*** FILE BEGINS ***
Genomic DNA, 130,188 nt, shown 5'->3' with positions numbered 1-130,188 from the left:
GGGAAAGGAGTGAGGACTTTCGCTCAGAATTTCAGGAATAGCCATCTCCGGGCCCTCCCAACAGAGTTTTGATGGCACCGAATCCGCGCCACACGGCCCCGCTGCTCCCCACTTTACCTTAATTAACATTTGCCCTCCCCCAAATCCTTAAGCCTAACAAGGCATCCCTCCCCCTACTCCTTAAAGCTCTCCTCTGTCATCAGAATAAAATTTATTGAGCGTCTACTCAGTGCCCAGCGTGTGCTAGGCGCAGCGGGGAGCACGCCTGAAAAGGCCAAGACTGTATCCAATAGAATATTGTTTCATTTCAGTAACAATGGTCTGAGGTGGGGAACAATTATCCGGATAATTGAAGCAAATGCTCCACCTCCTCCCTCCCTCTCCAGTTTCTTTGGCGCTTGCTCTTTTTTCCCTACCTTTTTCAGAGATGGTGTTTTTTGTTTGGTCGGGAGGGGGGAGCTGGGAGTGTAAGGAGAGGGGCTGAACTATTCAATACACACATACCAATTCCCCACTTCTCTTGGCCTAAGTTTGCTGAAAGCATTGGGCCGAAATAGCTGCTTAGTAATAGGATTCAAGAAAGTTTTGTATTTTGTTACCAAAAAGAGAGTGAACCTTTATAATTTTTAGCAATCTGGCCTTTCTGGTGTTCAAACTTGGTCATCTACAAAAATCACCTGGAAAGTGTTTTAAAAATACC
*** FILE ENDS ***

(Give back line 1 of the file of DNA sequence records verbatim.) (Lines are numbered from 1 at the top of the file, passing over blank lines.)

Genomic DNA, 130,188 nt, shown 5'->3' with positions numbered 1-130,188 from the left: